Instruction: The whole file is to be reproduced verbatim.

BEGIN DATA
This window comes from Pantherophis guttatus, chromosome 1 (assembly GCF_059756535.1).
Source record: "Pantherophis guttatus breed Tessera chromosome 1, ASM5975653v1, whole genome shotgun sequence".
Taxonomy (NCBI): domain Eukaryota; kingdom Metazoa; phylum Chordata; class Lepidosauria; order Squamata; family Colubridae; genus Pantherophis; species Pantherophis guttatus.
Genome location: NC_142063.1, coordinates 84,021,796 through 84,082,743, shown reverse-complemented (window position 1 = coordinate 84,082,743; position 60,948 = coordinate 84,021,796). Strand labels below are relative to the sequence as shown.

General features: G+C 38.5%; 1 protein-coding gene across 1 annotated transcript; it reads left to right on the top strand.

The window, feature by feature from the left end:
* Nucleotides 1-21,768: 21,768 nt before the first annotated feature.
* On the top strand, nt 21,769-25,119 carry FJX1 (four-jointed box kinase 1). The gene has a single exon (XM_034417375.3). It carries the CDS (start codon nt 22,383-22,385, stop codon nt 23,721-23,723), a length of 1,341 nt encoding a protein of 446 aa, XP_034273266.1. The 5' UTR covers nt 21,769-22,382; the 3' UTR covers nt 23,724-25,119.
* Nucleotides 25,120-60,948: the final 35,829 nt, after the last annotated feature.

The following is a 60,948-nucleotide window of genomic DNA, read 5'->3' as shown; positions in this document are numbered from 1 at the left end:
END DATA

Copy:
This window comes from Pantherophis guttatus, chromosome 1 (assembly GCF_059756535.1).
Source record: "Pantherophis guttatus breed Tessera chromosome 1, ASM5975653v1, whole genome shotgun sequence".
Taxonomy (NCBI): domain Eukaryota; kingdom Metazoa; phylum Chordata; class Lepidosauria; order Squamata; family Colubridae; genus Pantherophis; species Pantherophis guttatus.
Genome location: NC_142063.1, coordinates 84,021,796 through 84,082,743, shown reverse-complemented (window position 1 = coordinate 84,082,743; position 60,948 = coordinate 84,021,796). Strand labels below are relative to the sequence as shown.

General features: G+C 38.5%; 1 protein-coding gene across 1 annotated transcript; it reads left to right on the top strand.

The window, feature by feature from the left end:
* Nucleotides 1-21,768: 21,768 nt before the first annotated feature.
* On the top strand, nt 21,769-25,119 carry FJX1 (four-jointed box kinase 1). The gene has a single exon (XM_034417375.3). It carries the CDS (start codon nt 22,383-22,385, stop codon nt 23,721-23,723), a length of 1,341 nt encoding a protein of 446 aa, XP_034273266.1. The 5' UTR covers nt 21,769-22,382; the 3' UTR covers nt 23,724-25,119.
* Nucleotides 25,120-60,948: the final 35,829 nt, after the last annotated feature.

The following is a 60,948-nucleotide window of genomic DNA, read 5'->3' as shown; positions in this document are numbered from 1 at the left end: